A guidebook launched today gives tourists an alternative view of Shan State by providing a pictorial exposé of the deliberate neglect, destruction and reinvention of local cultural and historical sites.
The majority of war-torn Shan State is off limits to tourists, but some areas are open to foreign travelers. Forbidden Glimpses of Shan State, compiled by the Shan Women’s Action Network, gives a unique insight into these areas.
The guide depicts how Burma’s military regime is erasing the last remaining palaces of the 34 former Shan principalities. This includes the demolition of the historic Kengtung Palace in 1991 to make way for a garish modern hotel.
The destruction of remnants of former Shan self-rule is contrasted with the regime’s construction of new monuments that extol ancient Burmese kings and numerous replicas of the “Shwedagon” pagodas across Shan State. Photos of these lavish structures are juxtaposed with images of historic local Shan temples that have been desecrated and left derelict during the Burma Army’s ongoing scorched earth campaigns.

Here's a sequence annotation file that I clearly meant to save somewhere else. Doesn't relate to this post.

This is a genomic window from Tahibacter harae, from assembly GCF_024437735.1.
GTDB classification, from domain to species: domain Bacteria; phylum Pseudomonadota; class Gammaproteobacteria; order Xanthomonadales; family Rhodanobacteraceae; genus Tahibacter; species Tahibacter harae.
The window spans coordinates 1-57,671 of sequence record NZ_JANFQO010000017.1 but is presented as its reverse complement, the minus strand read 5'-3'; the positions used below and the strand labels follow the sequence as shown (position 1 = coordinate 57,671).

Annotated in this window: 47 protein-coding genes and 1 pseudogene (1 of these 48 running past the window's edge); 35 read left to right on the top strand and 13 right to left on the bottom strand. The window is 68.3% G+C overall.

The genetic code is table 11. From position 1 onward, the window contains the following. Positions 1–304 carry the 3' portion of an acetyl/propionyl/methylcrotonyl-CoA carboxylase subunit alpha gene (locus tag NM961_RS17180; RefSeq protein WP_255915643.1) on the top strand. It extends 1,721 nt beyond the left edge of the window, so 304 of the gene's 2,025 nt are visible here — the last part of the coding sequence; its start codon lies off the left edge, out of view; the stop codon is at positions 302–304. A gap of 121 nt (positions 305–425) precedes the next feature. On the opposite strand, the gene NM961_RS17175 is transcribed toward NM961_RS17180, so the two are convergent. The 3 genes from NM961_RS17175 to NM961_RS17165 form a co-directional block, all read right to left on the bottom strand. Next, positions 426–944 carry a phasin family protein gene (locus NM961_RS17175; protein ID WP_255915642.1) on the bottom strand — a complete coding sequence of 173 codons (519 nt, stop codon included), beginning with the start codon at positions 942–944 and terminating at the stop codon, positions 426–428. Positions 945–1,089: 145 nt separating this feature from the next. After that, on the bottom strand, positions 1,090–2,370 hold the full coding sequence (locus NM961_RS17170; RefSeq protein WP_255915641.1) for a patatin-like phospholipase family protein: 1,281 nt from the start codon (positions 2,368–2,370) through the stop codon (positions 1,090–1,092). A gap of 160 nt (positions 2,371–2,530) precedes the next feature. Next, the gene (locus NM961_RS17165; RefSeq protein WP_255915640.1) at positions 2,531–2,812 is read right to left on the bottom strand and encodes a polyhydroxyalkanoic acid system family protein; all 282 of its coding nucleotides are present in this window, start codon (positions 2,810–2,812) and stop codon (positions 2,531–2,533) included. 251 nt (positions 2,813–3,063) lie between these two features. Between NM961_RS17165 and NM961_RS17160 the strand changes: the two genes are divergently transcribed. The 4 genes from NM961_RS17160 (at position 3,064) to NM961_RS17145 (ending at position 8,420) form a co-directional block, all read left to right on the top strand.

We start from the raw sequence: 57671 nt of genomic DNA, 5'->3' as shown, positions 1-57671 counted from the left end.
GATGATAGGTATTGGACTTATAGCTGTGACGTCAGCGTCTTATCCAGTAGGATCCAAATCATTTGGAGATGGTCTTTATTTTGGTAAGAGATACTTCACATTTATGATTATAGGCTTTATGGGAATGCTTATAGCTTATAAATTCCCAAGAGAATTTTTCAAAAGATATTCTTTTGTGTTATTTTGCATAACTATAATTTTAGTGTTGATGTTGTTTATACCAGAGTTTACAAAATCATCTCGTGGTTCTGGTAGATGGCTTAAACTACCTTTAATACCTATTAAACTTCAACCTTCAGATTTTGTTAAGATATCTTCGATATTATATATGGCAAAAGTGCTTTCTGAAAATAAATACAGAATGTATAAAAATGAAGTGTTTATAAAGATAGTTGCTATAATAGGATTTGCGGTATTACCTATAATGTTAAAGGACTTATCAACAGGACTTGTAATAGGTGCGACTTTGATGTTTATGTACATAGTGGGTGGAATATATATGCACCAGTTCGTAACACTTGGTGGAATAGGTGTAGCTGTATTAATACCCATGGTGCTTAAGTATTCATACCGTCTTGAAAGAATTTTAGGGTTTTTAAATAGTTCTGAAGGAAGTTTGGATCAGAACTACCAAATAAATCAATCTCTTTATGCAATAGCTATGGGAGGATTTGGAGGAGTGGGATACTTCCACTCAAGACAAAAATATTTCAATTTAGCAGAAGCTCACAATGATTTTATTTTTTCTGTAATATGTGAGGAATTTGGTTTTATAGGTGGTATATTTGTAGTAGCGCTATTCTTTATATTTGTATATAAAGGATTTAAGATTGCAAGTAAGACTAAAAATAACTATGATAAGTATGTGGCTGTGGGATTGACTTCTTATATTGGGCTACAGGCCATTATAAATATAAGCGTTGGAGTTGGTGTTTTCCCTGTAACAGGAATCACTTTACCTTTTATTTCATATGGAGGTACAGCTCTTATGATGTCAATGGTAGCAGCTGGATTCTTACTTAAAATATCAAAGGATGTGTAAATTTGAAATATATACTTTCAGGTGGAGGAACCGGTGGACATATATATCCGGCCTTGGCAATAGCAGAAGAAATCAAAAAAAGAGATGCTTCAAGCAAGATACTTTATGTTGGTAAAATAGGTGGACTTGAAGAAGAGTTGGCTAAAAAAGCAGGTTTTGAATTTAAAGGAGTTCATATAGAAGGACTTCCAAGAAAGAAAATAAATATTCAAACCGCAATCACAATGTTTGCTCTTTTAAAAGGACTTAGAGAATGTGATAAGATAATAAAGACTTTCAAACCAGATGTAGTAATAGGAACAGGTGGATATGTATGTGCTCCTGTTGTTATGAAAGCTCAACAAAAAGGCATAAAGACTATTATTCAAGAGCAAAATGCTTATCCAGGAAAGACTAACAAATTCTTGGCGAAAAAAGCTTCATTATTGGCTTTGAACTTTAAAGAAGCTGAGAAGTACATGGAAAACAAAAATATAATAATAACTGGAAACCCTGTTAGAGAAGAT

“We have not only been robbed of our rights, lands and resources. The regime is also robbing us of our culture and history,” said SWAN spokesperson Moan Kaein. “We want visitors to open their eyes to the repression going on around them, even in the cultural sites they are visiting,”
The brief guide also shows scenic areas off-limits to visitors which are threatened by the regime’s development plans, and locations of Shan jails where prominent Burmese political prisoners are being incarcerated far from their homes.